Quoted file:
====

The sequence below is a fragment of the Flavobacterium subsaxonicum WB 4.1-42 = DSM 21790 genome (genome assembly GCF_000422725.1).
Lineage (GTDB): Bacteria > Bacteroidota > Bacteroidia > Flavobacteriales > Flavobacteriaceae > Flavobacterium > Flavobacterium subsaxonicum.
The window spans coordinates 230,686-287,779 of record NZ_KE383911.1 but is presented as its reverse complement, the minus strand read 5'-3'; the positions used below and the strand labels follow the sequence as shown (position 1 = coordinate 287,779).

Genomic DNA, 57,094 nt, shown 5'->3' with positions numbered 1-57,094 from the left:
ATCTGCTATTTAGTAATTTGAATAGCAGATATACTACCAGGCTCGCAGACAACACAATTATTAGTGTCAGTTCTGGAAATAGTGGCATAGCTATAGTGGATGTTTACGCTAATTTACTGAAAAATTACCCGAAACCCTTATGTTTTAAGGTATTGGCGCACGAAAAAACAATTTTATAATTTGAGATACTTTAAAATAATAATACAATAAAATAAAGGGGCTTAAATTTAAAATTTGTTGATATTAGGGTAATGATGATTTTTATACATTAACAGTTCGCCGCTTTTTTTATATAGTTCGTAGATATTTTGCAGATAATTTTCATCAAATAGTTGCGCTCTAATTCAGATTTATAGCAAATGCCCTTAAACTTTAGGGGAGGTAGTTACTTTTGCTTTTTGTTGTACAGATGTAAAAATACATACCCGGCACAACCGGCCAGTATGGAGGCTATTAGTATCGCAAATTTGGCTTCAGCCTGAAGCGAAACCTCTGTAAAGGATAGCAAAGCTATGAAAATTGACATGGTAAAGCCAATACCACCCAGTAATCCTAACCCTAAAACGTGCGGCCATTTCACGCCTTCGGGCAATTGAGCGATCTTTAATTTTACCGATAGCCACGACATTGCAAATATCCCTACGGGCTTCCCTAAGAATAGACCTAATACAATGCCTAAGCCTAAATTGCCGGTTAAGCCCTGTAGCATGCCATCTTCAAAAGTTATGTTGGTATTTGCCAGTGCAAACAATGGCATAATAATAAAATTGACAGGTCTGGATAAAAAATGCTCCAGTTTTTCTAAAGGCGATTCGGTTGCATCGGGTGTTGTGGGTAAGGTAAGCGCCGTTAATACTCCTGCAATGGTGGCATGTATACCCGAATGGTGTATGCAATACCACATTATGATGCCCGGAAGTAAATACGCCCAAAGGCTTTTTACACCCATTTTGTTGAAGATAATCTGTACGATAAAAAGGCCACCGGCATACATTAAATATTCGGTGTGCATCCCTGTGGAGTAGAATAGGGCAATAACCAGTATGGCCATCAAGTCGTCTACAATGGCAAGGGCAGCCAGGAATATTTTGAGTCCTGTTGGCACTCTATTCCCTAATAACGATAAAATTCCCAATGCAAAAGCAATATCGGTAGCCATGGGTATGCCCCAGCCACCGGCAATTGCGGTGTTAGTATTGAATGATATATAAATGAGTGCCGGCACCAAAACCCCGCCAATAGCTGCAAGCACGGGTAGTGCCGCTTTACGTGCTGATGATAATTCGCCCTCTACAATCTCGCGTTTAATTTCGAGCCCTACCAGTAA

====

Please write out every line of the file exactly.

The sequence below is a fragment of the Flavobacterium subsaxonicum WB 4.1-42 = DSM 21790 genome (genome assembly GCF_000422725.1).
Lineage (GTDB): Bacteria > Bacteroidota > Bacteroidia > Flavobacteriales > Flavobacteriaceae > Flavobacterium > Flavobacterium subsaxonicum.
The window spans coordinates 230,686-287,779 of record NZ_KE383911.1 but is presented as its reverse complement, the minus strand read 5'-3'; the positions used below and the strand labels follow the sequence as shown (position 1 = coordinate 287,779).

Genomic DNA, 57,094 nt, shown 5'->3' with positions numbered 1-57,094 from the left:
ATCTGCTATTTAGTAATTTGAATAGCAGATATACTACCAGGCTCGCAGACAACACAATTATTAGTGTCAGTTCTGGAAATAGTGGCATAGCTATAGTGGATGTTTACGCTAATTTACTGAAAAATTACCCGAAACCCTTATGTTTTAAGGTATTGGCGCACGAAAAAACAATTTTATAATTTGAGATACTTTAAAATAATAATACAATAAAATAAAGGGGCTTAAATTTAAAATTTGTTGATATTAGGGTAATGATGATTTTTATACATTAACAGTTCGCCGCTTTTTTTATATAGTTCGTAGATATTTTGCAGATAATTTTCATCAAATAGTTGCGCTCTAATTCAGATTTATAGCAAATGCCCTTAAACTTTAGGGGAGGTAGTTACTTTTGCTTTTTGTTGTACAGATGTAAAAATACATACCCGGCACAACCGGCCAGTATGGAGGCTATTAGTATCGCAAATTTGGCTTCAGCCTGAAGCGAAACCTCTGTAAAGGATAGCAAAGCTATGAAAATTGACATGGTAAAGCCAATACCACCCAGTAATCCTAACCCTAAAACGTGCGGCCATTTCACGCCTTCGGGCAATTGAGCGATCTTTAATTTTACCGATAGCCACGACATTGCAAATATCCCTACGGGCTTCCCTAAGAATAGACCTAATACAATGCCTAAGCCTAAATTGCCGGTTAAGCCCTGTAGCATGCCATCTTCAAAAGTTATGTTGGTATTTGCCAGTGCAAACAATGGCATAATAATAAAATTGACAGGTCTGGATAAAAAATGCTCCAGTTTTTCTAAAGGCGATTCGGTTGCATCGGGTGTTGTGGGTAAGGTAAGCGCCGTTAATACTCCTGCAATGGTGGCATGTATACCCGAATGGTGTATGCAATACCACATTATGATGCCCGGAAGTAAATACGCCCAAAGGCTTTTTACACCCATTTTGTTGAAGATAATCTGTACGATAAAAAGGCCACCGGCATACATTAAATATTCGGTGTGCATCCCTGTGGAGTAGAATAGGGCAATAACCAGTATGGCCATCAAGTCGTCTACAATGGCAAGGGCAGCCAGGAATATTTTGAGTCCTGTTGGCACTCTATTCCCTAATAACGATAAAATTCCCAATGCAAAAGCAATATCGGTAGCCATGGGTATGCCCCAGCCACCGGCAATTGCGGTGTTAGTATTGAATGATATATAAATGAGTGCCGGCACCAAAACCCCGCCAATAGCTGCAAGCACGGGTAGTGCCGCTTTACGTGCTGATGATAATTCGCCCTCTACAATCTCGCGTTTAATTTCGAGCCCTACCAGTAA